Heading into their seventh Whistler festival this year, Wanderlust decided to try something a little different.
“We’ve been working to find ways to make Wanderlust accessible for people of different economic means,” says Sean Hoess, CEO of Wanderlust. “We launched a scholarship program, and there’s always been a volunteer program. We realized we go to all these mountain towns and it’s typically true that permanent locals are not necessarily in a high-income category. We tried to make it more affordable.”
To that end, this year, locals—including residents of Whistler, Squamish, and Pemberton—will have a 20 per cent discount for the yoga, health, and wellness festival from Aug. 1 to 4. On top of that, those age 18 to 25, and students, can receive a 25 per cent discount, while participants under 18 get in for free if their parent or guardian has a ticket.
“We’ve been wanting to get younger people to try it out and have parents feel like it wasn’t hard to bring their kids,” Hoess adds.
Whistler became the only Canadian Wanderlust event this year after organizers decided to fold the festival in Mont Tremblant, Que., citing language barriers and its proximity to their Vermont event.
“We’re up in sales for Whistler (this year)," Hoess says. “Maybe that’s what happened … Obviously, we’re always working on it, but if we were to really crack the code up there, (we could reach) 10,000 people. The village is so big. Some day that would be my dream, to be honest.”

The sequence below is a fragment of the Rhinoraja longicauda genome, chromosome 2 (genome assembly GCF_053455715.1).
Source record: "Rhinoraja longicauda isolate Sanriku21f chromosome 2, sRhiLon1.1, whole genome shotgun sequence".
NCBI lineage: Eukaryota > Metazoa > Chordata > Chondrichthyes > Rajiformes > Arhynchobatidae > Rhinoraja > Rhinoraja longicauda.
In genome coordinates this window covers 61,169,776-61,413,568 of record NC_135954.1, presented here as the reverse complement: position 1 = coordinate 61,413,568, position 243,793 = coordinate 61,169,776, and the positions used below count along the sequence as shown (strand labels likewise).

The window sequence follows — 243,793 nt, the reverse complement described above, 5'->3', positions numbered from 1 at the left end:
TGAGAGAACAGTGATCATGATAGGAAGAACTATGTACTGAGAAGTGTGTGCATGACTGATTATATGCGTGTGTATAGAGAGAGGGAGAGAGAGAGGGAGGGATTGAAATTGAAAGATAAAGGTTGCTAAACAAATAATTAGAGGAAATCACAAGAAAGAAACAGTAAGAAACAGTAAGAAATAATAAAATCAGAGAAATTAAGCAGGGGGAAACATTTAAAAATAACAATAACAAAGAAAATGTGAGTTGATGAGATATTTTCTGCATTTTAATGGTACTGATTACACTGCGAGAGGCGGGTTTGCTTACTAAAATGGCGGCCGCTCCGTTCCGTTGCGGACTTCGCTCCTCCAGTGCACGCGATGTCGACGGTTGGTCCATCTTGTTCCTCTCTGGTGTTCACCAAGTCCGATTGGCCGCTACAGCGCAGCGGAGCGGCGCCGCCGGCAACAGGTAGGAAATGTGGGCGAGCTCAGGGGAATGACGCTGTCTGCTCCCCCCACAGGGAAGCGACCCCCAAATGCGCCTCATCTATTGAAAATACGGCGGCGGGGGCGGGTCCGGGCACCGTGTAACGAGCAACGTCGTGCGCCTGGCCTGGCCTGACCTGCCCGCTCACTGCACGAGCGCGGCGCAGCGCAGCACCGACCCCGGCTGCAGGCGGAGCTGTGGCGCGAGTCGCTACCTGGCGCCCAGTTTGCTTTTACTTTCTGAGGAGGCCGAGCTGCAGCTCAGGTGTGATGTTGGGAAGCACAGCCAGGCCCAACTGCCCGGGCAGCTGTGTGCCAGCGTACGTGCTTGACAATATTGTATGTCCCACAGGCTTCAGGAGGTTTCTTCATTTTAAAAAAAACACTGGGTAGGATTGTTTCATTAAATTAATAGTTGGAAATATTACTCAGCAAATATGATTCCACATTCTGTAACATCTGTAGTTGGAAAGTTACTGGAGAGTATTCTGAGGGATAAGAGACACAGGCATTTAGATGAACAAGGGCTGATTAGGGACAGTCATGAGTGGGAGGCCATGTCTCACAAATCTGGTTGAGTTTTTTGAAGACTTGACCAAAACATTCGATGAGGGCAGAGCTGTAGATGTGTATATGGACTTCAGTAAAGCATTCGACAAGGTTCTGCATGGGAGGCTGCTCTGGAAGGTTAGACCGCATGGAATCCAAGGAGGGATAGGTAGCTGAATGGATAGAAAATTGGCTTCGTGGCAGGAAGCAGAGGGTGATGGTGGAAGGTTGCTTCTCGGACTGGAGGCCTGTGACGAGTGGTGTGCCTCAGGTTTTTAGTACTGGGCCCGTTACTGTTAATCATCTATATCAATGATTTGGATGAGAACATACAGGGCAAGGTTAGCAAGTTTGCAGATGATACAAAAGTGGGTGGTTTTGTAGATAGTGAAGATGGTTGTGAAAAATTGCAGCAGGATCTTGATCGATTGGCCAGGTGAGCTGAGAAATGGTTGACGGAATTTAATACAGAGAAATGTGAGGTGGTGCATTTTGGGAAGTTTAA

(Currently, they’re at around 4,500 day tickets. It’s hard to calculate unique visits because many people attend multiple days, he adds.)
While organizers tweak the festival offerings every year, each of the four days is jam-packed with yoga classes, outdoor activities—from hikes to runs and HIIT classes—as well as speaker sessions.
One of the biggest changes this year is the opening-day approach on Thursday, Aug. 1.
“We always felt Thursday was the intensive day—longer classes for the hardcore, deep yogis,” Hoess says. “This year we decided to take that in a different direction. It’s now an immersion day. Instead of 100 classes, you sign up for one thing. We have three really cool immersions this year.”
The three day-long sessions include a “deep dive into your healthy centre,” with Annie Carpenter, the creator of SmartFLOW Yoga; “a journey of deep relaxation, self inquiry, meditation and manifestation” with Tracee Stanley; and a session called Clarity, Courage, Truth, Power, with author and podcaster Cheryl Strayed.
“Cheryl Strayed—who wrote [the book] Wild—that session is packed,” Hoess says. “It’s unbelievably successful. It’s a personal development workshop. She’s leading that all day long.”
Annually, the festival responds to new trends in the yoga world and adjusts the schedule accordingly, Hoess says. While North America experienced “peak yoga” a decade ago with yogis focused on the practice, now it’s become part of an overall health and wellness routine.
“That’s been a cultural shift,” he says. “With that, people have become experimental with their yoga practices.”
As a result, organizers have added more fitness classes like HIIT and pilates. They’re also offering wildly varying yoga classes—from AcroYoga to “Hip Hop & Heart” (which centres around the rhythm of hip hop).
“It’s nice to try new things,” Hoess says. “We view Wanderlust as a platform for discovery. ‘Hey, here’s that platform for yoga you’ve always wanted to try.’ You can drop in and try new things—aerial, acro, stand up paddleboard, all these other varieties we have.”
To see the full lineup, or to buy passes or day tickets, visit wanderlust.com/festivals/whistler. For the locals' discount, click on “Wander For All program.”